This post is authored by Fox Rothschild associate Rocky Rogers:
As a result of the new Section 232 and Section 301 tariffs on steel, aluminum, and goods imported from China, United States importers and customs brokers relying upon continuous bonds should review their bond amount to ensure it is sufficient to account for these new tariffs. The continuous bond should be in the amount of 10% of estimated duties, taxes, and fees to be paid on goods imported over a twelve month period. The new tariffs directly increase the amount of duties owed for these types of shipments and accordingly require an increase in the bond amount.
On November 8th, the United States Customs and Border Protection issued Cargo Systems Messaging Service Update 18-000664 reminding those holding continuous bonds that sufficiency reviews are conducted on a monthly basis. The agency recommended importers forecast their import activities for the next twelve months and determine if a bond increase is appropriate. The bonding formula utilized to conduct sufficiency reviews may be found at https://www.cbp.gov/sites/default/files/documents/bond_form_7.pdf.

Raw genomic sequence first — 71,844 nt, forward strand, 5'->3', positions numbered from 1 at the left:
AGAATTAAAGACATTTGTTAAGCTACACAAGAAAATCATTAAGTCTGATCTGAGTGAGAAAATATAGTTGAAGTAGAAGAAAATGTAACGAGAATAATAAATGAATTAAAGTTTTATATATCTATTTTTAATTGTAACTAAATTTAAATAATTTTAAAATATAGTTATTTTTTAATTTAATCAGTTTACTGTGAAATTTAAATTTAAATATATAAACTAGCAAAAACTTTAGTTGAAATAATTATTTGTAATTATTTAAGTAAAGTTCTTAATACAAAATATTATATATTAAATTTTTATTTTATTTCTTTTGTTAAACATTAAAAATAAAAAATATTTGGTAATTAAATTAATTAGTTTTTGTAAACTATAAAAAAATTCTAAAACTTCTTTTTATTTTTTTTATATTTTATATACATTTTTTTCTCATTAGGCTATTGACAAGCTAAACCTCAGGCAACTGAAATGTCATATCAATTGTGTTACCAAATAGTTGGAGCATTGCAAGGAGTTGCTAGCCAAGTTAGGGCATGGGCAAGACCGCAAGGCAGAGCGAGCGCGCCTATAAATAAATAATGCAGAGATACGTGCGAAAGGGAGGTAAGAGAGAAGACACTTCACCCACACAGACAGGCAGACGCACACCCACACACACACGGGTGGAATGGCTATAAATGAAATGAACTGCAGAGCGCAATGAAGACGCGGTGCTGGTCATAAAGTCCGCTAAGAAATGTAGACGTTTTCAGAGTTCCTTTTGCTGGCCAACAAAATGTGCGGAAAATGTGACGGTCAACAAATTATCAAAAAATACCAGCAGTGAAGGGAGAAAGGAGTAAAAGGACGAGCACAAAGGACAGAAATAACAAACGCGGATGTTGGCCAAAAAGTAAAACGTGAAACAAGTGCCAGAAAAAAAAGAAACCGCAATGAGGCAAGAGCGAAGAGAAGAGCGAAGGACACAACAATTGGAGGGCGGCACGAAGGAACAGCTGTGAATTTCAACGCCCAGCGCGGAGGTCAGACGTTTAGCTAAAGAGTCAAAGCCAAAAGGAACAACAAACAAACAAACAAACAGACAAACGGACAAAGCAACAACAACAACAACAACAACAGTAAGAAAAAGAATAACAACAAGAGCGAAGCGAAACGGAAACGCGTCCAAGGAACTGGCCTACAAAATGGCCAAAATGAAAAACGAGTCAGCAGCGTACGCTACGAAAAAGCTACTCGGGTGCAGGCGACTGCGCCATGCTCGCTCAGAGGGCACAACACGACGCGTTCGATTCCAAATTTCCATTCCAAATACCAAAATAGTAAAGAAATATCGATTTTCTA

Importers are already reporting an increase in bond insufficiency determinations since the announcement of the tariffs. Update 18-000664 is further evidence of the agency’s increased attention to this issue.
If the Revenue Division of CBP determines a continuous bond is insufficient, any imported goods covered by that bond will not be released upon entry to the United States. This will result in accruing demurrage charges and disruption of the supply chain. Additionally, the agency can inactivate the bond, thereby requiring importers to obtain Single Transaction Bonds for future imports, which are far more costly and burdensome than maintaining a continuous bond. For any imports of goods subject to anti-dumping or countervailing duties, the bond requirements can be “stacked” because often determinations by the Department of Commerce on those types of goods take longer than twelve months, so multiple bond periods remain exposed.
The impact of the new tariffs continue to affect importers and custom brokers in a variety of different ways. Those importing goods subject to the new tariffs should immediately contact their surety to determine whether an increase in the bond amount is required.